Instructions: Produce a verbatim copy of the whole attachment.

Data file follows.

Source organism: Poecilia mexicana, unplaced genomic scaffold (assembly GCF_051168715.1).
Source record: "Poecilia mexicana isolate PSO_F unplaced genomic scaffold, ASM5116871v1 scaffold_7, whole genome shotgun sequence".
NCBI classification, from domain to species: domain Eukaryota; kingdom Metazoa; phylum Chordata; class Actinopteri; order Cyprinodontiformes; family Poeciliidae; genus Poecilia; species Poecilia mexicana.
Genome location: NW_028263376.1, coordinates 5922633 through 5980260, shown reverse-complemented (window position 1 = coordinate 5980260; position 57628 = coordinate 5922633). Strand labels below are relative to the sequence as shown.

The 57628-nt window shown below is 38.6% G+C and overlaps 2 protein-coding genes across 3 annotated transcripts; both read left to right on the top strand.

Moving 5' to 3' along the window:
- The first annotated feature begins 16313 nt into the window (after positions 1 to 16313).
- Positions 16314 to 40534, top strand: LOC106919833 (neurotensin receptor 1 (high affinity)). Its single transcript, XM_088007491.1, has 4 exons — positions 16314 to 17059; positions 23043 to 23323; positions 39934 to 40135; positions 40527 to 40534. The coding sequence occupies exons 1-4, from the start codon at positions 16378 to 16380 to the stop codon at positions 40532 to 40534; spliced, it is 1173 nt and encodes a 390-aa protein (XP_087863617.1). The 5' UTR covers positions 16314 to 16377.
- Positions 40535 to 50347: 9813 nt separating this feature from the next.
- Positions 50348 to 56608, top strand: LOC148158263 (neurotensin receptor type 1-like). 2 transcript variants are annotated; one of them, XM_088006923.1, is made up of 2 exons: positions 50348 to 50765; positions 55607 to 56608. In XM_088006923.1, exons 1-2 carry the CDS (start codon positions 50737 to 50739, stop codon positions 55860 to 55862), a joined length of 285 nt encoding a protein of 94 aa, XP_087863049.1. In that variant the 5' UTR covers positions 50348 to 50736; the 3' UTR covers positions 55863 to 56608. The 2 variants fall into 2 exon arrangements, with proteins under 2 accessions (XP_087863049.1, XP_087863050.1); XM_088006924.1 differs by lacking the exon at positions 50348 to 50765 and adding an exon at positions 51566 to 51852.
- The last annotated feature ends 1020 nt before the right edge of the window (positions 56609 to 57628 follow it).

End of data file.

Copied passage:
Source organism: Poecilia mexicana, unplaced genomic scaffold (assembly GCF_051168715.1).
Source record: "Poecilia mexicana isolate PSO_F unplaced genomic scaffold, ASM5116871v1 scaffold_7, whole genome shotgun sequence".
NCBI classification, from domain to species: domain Eukaryota; kingdom Metazoa; phylum Chordata; class Actinopteri; order Cyprinodontiformes; family Poeciliidae; genus Poecilia; species Poecilia mexicana.
Genome location: NW_028263376.1, coordinates 5922633 through 5980260, shown reverse-complemented (window position 1 = coordinate 5980260; position 57628 = coordinate 5922633). Strand labels below are relative to the sequence as shown.

The 57628-nt window shown below is 38.6% G+C and overlaps 2 protein-coding genes across 3 annotated transcripts; both read left to right on the top strand.

Moving 5' to 3' along the window:
- The first annotated feature begins 16313 nt into the window (after positions 1 to 16313).
- Positions 16314 to 40534, top strand: LOC106919833 (neurotensin receptor 1 (high affinity)). Its single transcript, XM_088007491.1, has 4 exons — positions 16314 to 17059; positions 23043 to 23323; positions 39934 to 40135; positions 40527 to 40534. The coding sequence occupies exons 1-4, from the start codon at positions 16378 to 16380 to the stop codon at positions 40532 to 40534; spliced, it is 1173 nt and encodes a 390-aa protein (XP_087863617.1). The 5' UTR covers positions 16314 to 16377.
- Positions 40535 to 50347: 9813 nt separating this feature from the next.
- Positions 50348 to 56608, top strand: LOC148158263 (neurotensin receptor type 1-like). 2 transcript variants are annotated; one of them, XM_088006923.1, is made up of 2 exons: positions 50348 to 50765; positions 55607 to 56608. In XM_088006923.1, exons 1-2 carry the CDS (start codon positions 50737 to 50739, stop codon positions 55860 to 55862), a joined length of 285 nt encoding a protein of 94 aa, XP_087863049.1. In that variant the 5' UTR covers positions 50348 to 50736; the 3' UTR covers positions 55863 to 56608. The 2 variants fall into 2 exon arrangements, with proteins under 2 accessions (XP_087863049.1, XP_087863050.1); XM_088006924.1 differs by lacking the exon at positions 50348 to 50765 and adding an exon at positions 51566 to 51852.
- The last annotated feature ends 1020 nt before the right edge of the window (positions 56609 to 57628 follow it).